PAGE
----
Access to timely and accurate information is known to be of crucial importance for disaster prevention and management. It has been proposed that timely and accurate information in humanitarian response is a human right and as important as medical supplies, food and water. There is awareness of the fact that disasters are frequently transboundary in nature and that affected populations may be multicultural and multi linguistic. Yet, the importance of the role of translation in providing this information is understudied and under recognised. The negative consequences of poor or no communication in disasters may include increased injury or death. Lack of communication can also mean increased vulnerability of minority communities. Recognising the need for translation will reduce these negative consequences. By carrying out collaborative research and training, the International Network in Crisis Translation sought to address this gap so that translation of information is a default feature in disaster prevention and management.
The INTERACT project has raised awareness globally of the importance of translating essential information before, during, and after a crisis. The project has produced open course material for helping to train community translators and post-editors to contribute during crisis-related events. There have been over 700 views of this content since its launch in March 2020. The team continues to promote their recommendations for policy makers as well as our recommendations on ethics. The most important results from this project were the following:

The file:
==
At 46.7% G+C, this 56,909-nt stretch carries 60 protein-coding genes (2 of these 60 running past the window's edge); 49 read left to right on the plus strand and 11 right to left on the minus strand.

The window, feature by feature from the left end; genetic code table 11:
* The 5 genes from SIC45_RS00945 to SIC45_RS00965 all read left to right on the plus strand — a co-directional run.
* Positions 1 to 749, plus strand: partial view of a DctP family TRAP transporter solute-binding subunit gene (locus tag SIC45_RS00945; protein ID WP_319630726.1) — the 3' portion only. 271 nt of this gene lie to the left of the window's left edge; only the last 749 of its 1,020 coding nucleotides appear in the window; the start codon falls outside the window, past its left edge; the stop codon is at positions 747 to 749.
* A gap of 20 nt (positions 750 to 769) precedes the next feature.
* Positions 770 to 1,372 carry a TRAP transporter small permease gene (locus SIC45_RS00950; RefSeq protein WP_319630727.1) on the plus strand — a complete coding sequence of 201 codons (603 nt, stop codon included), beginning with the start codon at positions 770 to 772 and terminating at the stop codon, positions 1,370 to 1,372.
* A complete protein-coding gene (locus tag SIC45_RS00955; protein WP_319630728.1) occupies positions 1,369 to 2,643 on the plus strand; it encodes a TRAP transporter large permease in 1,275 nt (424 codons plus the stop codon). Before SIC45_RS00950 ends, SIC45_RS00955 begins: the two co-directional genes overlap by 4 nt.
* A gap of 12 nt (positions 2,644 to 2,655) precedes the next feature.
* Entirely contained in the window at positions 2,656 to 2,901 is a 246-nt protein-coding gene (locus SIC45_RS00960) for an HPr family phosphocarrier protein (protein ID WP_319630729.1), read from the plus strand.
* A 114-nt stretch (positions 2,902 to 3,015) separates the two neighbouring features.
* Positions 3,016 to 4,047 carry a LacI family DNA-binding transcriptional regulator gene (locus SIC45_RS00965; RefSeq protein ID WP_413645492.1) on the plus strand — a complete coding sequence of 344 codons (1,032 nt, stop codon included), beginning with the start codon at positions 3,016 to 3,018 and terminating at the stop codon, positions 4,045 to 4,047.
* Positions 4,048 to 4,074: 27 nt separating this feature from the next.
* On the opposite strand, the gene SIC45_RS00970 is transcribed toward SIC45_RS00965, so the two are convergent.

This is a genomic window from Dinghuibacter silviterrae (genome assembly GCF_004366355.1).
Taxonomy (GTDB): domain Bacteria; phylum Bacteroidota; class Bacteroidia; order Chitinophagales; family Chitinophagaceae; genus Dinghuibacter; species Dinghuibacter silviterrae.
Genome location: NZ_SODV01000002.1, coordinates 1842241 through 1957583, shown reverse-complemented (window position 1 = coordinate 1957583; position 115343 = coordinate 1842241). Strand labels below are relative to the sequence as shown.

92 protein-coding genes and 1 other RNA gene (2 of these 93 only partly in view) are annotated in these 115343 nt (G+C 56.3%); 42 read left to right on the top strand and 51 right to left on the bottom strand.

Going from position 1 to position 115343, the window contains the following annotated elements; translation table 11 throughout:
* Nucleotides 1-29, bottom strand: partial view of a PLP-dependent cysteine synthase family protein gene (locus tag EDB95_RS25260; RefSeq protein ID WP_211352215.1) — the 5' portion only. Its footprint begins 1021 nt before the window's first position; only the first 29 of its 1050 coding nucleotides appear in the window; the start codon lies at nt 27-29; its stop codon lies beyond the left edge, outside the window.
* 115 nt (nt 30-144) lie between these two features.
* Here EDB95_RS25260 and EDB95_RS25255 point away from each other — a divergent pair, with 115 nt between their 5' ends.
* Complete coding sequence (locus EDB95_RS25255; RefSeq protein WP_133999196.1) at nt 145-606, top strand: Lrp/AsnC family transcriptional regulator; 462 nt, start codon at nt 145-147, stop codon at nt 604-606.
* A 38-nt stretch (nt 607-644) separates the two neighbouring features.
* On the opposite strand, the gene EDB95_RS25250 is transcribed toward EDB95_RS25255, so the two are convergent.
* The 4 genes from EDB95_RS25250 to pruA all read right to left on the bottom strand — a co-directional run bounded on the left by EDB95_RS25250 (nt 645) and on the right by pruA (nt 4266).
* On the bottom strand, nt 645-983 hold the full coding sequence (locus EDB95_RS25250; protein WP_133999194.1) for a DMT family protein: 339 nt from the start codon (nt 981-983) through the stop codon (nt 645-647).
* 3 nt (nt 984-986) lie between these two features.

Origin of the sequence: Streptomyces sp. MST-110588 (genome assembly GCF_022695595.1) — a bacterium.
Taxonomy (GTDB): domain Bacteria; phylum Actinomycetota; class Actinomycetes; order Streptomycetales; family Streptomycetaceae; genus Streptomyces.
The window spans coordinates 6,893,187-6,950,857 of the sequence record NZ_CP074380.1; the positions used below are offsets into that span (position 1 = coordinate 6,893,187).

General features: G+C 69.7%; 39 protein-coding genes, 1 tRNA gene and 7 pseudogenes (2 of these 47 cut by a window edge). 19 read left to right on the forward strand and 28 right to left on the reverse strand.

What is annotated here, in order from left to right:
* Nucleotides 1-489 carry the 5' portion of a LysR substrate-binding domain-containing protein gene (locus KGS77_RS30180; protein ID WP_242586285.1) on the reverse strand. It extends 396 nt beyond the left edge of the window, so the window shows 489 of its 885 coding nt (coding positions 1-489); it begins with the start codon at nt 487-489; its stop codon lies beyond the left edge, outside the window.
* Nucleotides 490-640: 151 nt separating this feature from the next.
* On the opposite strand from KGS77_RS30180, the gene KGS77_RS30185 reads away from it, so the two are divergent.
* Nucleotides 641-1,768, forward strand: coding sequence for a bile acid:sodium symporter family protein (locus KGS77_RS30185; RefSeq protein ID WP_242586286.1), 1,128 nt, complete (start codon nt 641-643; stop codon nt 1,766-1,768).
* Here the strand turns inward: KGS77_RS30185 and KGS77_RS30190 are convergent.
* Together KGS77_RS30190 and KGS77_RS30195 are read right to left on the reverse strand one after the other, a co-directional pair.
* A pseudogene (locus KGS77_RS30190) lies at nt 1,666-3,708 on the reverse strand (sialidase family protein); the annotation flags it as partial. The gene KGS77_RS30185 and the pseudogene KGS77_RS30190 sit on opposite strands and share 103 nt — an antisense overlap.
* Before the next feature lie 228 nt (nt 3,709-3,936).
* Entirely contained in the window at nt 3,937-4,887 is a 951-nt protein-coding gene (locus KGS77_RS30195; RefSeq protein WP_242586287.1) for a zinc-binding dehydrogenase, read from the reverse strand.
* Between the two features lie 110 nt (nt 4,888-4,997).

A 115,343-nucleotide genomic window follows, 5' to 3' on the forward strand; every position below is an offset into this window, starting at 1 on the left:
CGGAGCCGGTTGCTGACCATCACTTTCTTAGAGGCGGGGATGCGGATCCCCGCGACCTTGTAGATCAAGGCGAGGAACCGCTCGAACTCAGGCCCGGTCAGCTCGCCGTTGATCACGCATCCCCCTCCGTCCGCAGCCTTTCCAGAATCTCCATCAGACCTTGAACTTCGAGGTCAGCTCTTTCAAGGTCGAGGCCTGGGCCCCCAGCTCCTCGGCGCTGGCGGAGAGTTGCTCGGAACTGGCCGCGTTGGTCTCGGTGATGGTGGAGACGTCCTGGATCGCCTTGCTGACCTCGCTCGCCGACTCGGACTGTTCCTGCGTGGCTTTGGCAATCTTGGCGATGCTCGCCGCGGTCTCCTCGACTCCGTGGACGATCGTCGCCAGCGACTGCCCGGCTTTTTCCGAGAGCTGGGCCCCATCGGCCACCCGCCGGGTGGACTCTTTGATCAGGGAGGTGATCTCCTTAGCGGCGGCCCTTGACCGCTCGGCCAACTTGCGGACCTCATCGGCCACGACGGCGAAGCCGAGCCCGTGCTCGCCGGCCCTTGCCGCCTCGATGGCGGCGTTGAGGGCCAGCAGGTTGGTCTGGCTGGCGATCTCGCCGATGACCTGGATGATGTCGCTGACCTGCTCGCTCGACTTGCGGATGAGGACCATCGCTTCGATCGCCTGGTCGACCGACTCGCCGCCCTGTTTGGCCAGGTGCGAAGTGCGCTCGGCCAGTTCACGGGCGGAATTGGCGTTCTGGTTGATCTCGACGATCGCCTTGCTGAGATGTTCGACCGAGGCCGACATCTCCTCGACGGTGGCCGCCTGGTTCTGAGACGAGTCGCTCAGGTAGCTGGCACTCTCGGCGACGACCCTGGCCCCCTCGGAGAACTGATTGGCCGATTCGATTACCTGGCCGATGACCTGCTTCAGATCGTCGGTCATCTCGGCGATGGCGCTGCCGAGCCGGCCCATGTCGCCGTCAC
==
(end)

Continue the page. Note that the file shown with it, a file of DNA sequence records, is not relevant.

– an increased awareness of the need for multilingual information in crisis communication, from North to South
– an established academic field called “”Crisis Translation”” that did not exist prior to this project
– creation of a cross-disciplinary network of expertise that did not exist prior to the project
– multiple academic and public reports on the topic.
Learn more: https://sites.google.com/view/crisistranslation/home
Interesting read in @RTEBrainstorm by @AdaptCentre Dr. Mani Dhingra, Digital Twin Ecosystem Manager @MaynoothUni @smartdublin @AphraK @scienceirel